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Above and Beyond

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Gerard Schwarz

Gerard Schwarz

General Info

Year: 2012
Duration: c. 8:45
Difficulty: VI (see Ratings for explanation)
Publisher: Schirmer
Cost: Score and Parts - Rental


Full Score
Flute I-II-III-IV-V-VI (III doubling Piccolo; VI doubling Alto Flute)
Oboe I-II-III (III doubling English Horn)
Bassoon I-II-III (III doubling Contrabassoon)
E-flat Soprano Clarinet
B-flat Soprano Clarinet I-XII (one player doubling Alto Clarinet)
B-flat Bass Clarinet I-II
E-flat Alto Saxophone I-II
B-flat Tenor Saxophone
E-flat Baritone Saxophone
B-flat Trumpet I-II-III-IV-V-VI
Horn in F I-II-III-IV
Trombone I-II-III
Bass Trombone
Euphonium I-II
Tuba I-II
Percussion I-II-III-IV, including:

  • Bass Drum
  • Crash Cymbals
  • Frame Drum
  • Glockenspiel
  • Suspended Cymbal (large)
  • Timbales (3) (or Roto-toms)
  • Tom-Tom
  • Vibraphone
  • Xylophone


None discovered thus far.

Program Notes

One of the most striking characteristics of music for the concert band is that much of the core repertoire was composed over the last century. While the band does not enjoy the same historic breadth of repertoire as does the symphony orchestra, it has staked a large claim in the ever-evolving world of contemporary music. What has resulted is a canon of works that are often realized with the composer’s direct participation, a process that is defined by a vibrancy and authenticity that is much more difficult to achieve with the score alone. That collaboration between ensemble and composer reaches its zenith when the composer takes the podium to bring his own work to life. Maestro Schwarz offers the following thoughts about the world première of his Above and Beyond:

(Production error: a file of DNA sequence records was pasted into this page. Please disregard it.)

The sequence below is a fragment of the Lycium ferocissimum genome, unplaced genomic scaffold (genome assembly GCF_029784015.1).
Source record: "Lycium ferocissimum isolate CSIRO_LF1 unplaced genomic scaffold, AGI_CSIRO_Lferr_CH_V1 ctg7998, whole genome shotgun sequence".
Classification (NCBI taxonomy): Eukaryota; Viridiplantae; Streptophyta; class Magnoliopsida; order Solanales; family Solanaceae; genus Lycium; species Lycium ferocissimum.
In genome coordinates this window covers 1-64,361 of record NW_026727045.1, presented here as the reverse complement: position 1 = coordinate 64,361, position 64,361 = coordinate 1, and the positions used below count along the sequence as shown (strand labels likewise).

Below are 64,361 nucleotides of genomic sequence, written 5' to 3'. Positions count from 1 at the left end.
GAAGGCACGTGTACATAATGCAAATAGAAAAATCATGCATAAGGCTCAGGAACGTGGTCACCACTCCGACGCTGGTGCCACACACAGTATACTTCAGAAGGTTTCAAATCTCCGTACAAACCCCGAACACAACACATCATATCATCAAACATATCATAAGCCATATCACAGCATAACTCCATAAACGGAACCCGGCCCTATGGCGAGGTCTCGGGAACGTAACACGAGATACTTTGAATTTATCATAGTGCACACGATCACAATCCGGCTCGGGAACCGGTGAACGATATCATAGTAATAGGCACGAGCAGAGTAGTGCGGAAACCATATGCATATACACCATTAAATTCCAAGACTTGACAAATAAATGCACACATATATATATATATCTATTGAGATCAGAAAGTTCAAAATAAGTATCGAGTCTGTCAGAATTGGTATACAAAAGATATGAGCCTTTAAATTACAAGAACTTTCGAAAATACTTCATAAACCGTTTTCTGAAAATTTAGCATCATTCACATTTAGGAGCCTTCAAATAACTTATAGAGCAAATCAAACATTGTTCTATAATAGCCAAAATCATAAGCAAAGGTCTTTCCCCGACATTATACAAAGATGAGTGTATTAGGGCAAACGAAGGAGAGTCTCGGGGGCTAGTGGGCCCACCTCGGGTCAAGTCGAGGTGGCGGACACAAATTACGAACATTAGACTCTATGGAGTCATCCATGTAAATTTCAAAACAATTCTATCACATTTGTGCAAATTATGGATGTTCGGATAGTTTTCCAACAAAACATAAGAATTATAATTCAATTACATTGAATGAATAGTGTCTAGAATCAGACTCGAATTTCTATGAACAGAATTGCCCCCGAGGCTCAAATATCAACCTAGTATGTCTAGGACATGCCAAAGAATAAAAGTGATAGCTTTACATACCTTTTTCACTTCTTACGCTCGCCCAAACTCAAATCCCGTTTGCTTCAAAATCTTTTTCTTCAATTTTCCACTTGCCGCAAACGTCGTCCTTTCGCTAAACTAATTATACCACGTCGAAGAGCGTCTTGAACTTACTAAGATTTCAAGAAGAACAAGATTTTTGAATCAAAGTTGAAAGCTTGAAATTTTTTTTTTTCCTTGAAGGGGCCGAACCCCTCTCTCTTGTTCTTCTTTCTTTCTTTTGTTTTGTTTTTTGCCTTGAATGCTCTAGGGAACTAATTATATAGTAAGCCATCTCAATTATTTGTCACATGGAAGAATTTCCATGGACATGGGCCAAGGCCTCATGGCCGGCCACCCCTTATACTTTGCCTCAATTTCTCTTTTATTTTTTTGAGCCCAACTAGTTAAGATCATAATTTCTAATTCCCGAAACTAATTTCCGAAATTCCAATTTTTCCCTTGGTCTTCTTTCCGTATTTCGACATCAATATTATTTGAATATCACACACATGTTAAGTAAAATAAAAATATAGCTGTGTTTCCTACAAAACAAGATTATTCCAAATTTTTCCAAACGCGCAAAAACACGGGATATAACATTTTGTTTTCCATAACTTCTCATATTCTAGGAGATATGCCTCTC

I have always been a lover of music for winds. In my youth, I was a trumpet player and firmly believed in the wonderful expressive possibilities of my chosen instrument along with all of the wind instruments. I have always been a champion of our American composers and most of the original music for band is by Americans. I am constantly amazed to hear and see the programs of our university bands because of the predominance of American twentieth and twenty-first century music ... In recent years, I have been devoting more and more time to composition and I remember so well my lessons with Paul Creston at a time when he was writing some of his wonderful works for band.

My original idea was to write something that was generally slow and expressive, as I felt that the Marine Band is so accomplished that they could sustain a real adagio just as a string section can. My piece certainly started that way, with the upper woodwinds and vibraphone overlapping a series of chords that outline the first theme. This material was then answered by a complimentary theme played as a chorale by the lower brass. I varied these two melodies and overlapped them, eventually adding some fast material in the woodwinds leading to a wild middle section. As the work evolved, I couldn’t resist taking advantage of the band’s remarkable capabilities. I realized that I needed to have an introduction that could be brought back at this point in the piece, so I wrote an opening for solo trumpet and revisited this theme in the horns at the height of the work’s development, culminating with a noble statement of the theme for the full brass section. The coda of the piece brings back the more contemplative material from the opening overlapping wind music to bring the work to a funereal close.

- Program Note from liner notes of Marine Band Naxos CD Above and Beyond


State Ratings

None discovered thus far.


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Works for Winds by This Composer